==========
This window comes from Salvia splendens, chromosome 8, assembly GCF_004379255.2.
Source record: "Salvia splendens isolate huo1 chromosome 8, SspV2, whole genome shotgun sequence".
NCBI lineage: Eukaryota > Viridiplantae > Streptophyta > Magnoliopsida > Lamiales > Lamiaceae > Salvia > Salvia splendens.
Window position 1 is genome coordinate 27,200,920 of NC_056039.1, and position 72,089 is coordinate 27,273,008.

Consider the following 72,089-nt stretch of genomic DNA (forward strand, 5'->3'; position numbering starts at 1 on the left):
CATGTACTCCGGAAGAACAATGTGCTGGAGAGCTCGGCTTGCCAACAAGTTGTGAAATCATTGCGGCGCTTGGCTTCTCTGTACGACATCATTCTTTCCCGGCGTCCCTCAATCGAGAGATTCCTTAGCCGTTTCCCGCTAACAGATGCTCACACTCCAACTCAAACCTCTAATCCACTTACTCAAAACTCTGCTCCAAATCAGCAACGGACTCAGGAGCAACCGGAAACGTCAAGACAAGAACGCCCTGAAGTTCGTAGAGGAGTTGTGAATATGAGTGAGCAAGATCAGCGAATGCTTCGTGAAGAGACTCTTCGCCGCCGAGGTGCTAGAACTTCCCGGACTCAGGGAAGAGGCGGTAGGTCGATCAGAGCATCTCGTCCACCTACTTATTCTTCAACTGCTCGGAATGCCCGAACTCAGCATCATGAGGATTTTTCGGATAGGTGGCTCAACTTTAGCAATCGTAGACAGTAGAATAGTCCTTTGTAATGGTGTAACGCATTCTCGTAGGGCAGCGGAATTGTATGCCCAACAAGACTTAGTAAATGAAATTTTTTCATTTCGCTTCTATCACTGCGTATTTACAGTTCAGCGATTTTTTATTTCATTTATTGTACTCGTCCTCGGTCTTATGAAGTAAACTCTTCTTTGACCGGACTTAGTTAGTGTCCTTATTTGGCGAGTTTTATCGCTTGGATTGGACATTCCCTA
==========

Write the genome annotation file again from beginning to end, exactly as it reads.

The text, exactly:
This window comes from Salvia splendens, chromosome 8, assembly GCF_004379255.2.
Source record: "Salvia splendens isolate huo1 chromosome 8, SspV2, whole genome shotgun sequence".
NCBI lineage: Eukaryota > Viridiplantae > Streptophyta > Magnoliopsida > Lamiales > Lamiaceae > Salvia > Salvia splendens.
Window position 1 is genome coordinate 27,200,920 of NC_056039.1, and position 72,089 is coordinate 27,273,008.

Consider the following 72,089-nt stretch of genomic DNA (forward strand, 5'->3'; position numbering starts at 1 on the left):
CATGTACTCCGGAAGAACAATGTGCTGGAGAGCTCGGCTTGCCAACAAGTTGTGAAATCATTGCGGCGCTTGGCTTCTCTGTACGACATCATTCTTTCCCGGCGTCCCTCAATCGAGAGATTCCTTAGCCGTTTCCCGCTAACAGATGCTCACACTCCAACTCAAACCTCTAATCCACTTACTCAAAACTCTGCTCCAAATCAGCAACGGACTCAGGAGCAACCGGAAACGTCAAGACAAGAACGCCCTGAAGTTCGTAGAGGAGTTGTGAATATGAGTGAGCAAGATCAGCGAATGCTTCGTGAAGAGACTCTTCGCCGCCGAGGTGCTAGAACTTCCCGGACTCAGGGAAGAGGCGGTAGGTCGATCAGAGCATCTCGTCCACCTACTTATTCTTCAACTGCTCGGAATGCCCGAACTCAGCATCATGAGGATTTTTCGGATAGGTGGCTCAACTTTAGCAATCGTAGACAGTAGAATAGTCCTTTGTAATGGTGTAACGCATTCTCGTAGGGCAGCGGAATTGTATGCCCAACAAGACTTAGTAAATGAAATTTTTTCATTTCGCTTCTATCACTGCGTATTTACAGTTCAGCGATTTTTTATTTCATTTATTGTACTCGTCCTCGGTCTTATGAAGTAAACTCTTCTTTGACCGGACTTAGTTAGTGTCCTTATTTGGCGAGTTTTATCGCTTGGATTGGACATTCCCTA